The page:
Misery, Bubbles and Bastions
In an article entitled “Our Miserable 21st Century” which appeared in the monthly magazine Commentary, Nicholas N. Eberstadt wrote:
On the morning of November 9, 2016, America’s elite—its talking and deciding classes—woke up to a country they did not know. To most privileged and well-educated Americans, especially those living in its bicoastal bastions, the election of Donald Trump had been a thing almost impossible even to imagine. What sort of country would go and elect someone like Trump as president? Certainly not one they were familiar with, or understood anything about.
Whatever else it may or may not have accomplished, the 2016 election was a sort of shock therapy for Americans living within what Charles Murray famously termed “the bubble” (the protective barrier of prosperity and self-selected associations that increasingly shield our best and brightest from contact with the rest of their society). The very fact of Trump’s election served as a truth broadcast about a reality that could no longer be denied: Things out there in America are a whole lot different from what you thought.
First of all, let’s take a moment to appreciate this wonderful piece of writing—vivid, musical and engaging—a beginning that disturbs, engages and invites you in. My experience in reading feels akin to appreciating the beauty of Billy Holiday’s voice as she sings of a sadness of life and love. Human beings have this wonderful capacity to use of art and awareness to shape and share what is difficult to bear.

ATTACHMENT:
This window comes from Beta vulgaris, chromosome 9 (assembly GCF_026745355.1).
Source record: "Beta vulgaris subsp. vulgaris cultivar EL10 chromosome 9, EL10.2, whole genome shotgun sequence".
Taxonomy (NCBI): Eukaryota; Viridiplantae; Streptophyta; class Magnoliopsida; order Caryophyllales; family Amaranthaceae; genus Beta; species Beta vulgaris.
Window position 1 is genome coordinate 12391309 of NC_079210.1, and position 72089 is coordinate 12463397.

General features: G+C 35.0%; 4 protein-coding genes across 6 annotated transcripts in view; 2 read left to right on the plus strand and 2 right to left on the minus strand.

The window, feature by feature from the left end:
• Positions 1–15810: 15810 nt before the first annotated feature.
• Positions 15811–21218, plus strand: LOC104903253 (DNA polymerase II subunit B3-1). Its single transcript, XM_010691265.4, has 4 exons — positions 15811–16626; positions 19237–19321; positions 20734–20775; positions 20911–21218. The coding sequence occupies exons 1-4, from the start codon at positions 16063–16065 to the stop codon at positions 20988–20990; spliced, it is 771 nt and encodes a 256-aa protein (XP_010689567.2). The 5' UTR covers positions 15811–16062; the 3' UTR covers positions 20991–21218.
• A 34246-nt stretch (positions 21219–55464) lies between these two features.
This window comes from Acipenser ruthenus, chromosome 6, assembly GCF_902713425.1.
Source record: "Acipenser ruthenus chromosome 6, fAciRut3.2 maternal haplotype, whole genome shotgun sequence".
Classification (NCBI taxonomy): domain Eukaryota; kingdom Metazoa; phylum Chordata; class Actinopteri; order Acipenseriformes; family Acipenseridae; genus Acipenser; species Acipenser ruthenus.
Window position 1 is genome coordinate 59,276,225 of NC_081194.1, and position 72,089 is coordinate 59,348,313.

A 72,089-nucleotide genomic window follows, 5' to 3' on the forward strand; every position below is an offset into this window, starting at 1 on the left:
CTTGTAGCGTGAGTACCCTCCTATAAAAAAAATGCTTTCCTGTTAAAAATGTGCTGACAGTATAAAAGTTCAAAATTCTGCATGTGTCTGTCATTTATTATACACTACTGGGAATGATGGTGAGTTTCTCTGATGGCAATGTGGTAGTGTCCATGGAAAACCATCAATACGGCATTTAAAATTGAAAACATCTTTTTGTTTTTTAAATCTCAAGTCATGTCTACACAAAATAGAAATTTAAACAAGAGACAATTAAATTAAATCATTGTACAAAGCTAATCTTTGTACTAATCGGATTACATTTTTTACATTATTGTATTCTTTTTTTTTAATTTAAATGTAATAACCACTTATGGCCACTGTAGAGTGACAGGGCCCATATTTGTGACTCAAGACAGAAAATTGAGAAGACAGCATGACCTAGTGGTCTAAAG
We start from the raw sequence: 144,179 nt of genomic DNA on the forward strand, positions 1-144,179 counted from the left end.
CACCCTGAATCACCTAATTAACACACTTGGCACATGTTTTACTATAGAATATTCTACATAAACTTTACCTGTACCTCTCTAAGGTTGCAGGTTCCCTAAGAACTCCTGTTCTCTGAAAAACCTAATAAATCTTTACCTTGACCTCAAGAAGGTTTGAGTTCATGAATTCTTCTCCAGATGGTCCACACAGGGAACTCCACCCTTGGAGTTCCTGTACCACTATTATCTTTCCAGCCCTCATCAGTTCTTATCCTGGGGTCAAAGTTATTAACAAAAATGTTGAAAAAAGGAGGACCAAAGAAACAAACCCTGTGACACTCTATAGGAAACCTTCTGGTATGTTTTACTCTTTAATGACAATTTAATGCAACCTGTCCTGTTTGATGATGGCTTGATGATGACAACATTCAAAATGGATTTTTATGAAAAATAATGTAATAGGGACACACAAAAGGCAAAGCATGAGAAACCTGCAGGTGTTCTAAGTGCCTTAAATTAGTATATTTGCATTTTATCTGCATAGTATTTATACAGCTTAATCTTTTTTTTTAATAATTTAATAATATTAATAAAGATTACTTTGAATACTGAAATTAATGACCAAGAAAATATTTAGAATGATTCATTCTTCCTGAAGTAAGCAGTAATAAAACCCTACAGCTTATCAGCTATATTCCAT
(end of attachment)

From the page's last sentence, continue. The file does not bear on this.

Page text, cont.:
I came to Eberstadt’s article through a feature on National Public Radio and then Ross Douthat’s Op Ed piece in the New York Times. Douthat does a skillful job (please appreciate the writing which both disturbs and educates) summarizing some of Eberstadt’s main points:
[This] crisis is apparent in the data that Eberstadt and many others have collected, showing wage stagnation in an era of unprecedented wealth, a culture of male worklessness in which older men take disability and young men live with their parents and play video games, an epidemic of opioid abuse, a historically low birthrate, a withdrawal from marriage and civic engagement and religious practice, a decline in life expectancy and a rise in suicide, and so on through a depressing litany.
I recommend both these articles as part of your daily dose of reality from outside ‘the bubble.’ (Here I give away my strong suspicion that most of the people who come to read what I write are residents of the ‘bicostal bastions’ with a few outliers spread throughout mostly urban areas across the country.)
But I don’t totally agree with either writer. (And neither should you.)
Eberstadt’s first paragraph, while engaging, seems to make the misleading assumption that the educated elite are somehow uniquely subject to living in a bubble.
We all—regardless of our class, race, status or position—live in a bubble. This is not a problem we can solve, but rather a condition that we can work with. An essential political and civic action for us all should be to consciously expose ourselves to information and relationships that both disquiet and enrich us.
Over these past few months, I have come to increasingly appreciate companions of the mind—thinkers and writers who I may never meet, but who help me better understand the forces and realities that I have not yet noticed.
So please meet my new friends in seeing more clearly: Nicholas N. Eberstadt, and Ross Douthat.